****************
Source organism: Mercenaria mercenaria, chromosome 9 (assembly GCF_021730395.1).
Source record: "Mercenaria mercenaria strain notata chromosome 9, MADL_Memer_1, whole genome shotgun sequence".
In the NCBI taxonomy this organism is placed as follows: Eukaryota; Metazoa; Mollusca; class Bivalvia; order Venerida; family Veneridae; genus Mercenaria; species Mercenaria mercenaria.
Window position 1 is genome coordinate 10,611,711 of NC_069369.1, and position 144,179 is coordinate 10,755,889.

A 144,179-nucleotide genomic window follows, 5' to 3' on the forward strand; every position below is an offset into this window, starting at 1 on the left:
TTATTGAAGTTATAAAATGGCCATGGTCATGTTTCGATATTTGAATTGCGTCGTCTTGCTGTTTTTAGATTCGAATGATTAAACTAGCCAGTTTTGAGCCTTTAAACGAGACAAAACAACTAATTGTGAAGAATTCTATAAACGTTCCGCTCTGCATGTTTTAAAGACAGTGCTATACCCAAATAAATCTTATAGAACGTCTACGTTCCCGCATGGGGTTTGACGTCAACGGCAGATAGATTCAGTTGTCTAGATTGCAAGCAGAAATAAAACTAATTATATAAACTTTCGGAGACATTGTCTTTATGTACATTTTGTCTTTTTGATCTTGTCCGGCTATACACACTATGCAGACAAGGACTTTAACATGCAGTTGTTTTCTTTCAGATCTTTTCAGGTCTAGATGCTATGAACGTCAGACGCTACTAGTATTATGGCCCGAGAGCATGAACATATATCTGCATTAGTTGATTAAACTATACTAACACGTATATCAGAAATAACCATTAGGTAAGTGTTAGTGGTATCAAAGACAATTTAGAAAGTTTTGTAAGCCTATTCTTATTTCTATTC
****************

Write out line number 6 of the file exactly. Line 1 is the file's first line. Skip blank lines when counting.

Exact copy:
TTATTGAAGTTATAAAATGGCCATGGTCATGTTTCGATATTTGAATTGCGTCGTCTTGCTGTTTTTAGATTCGAATGATTAAACTAGCCAGTTTTGAGCCTTTAAACGAGACAAAACAACTAATTGTGAAGAATTCTATAAACGTTCCGCTCTGCATGTTTTAAAGACAGTGCTATACCCAAATAAATCTTATAGAACGTCTACGTTCCCGCATGGGGTTTGACGTCAACGGCAGATAGATTCAGTTGTCTAGATTGCAAGCAGAAATAAAACTAATTATATAAACTTTCGGAGACATTGTCTTTATGTACATTTTGTCTTTTTGATCTTGTCCGGCTATACACACTATGCAGACAAGGACTTTAACATGCAGTTGTTTTCTTTCAGATCTTTTCAGGTCTAGATGCTATGAACGTCAGACGCTACTAGTATTATGGCCCGAGAGCATGAACATATATCTGCATTAGTTGATTAAACTATACTAACACGTATATCAGAAATAACCATTAGGTAAGTGTTAGTGGTATCAAAGACAATTTAGAAAGTTTTGTAAGCCTATTCTTATTTCTATTC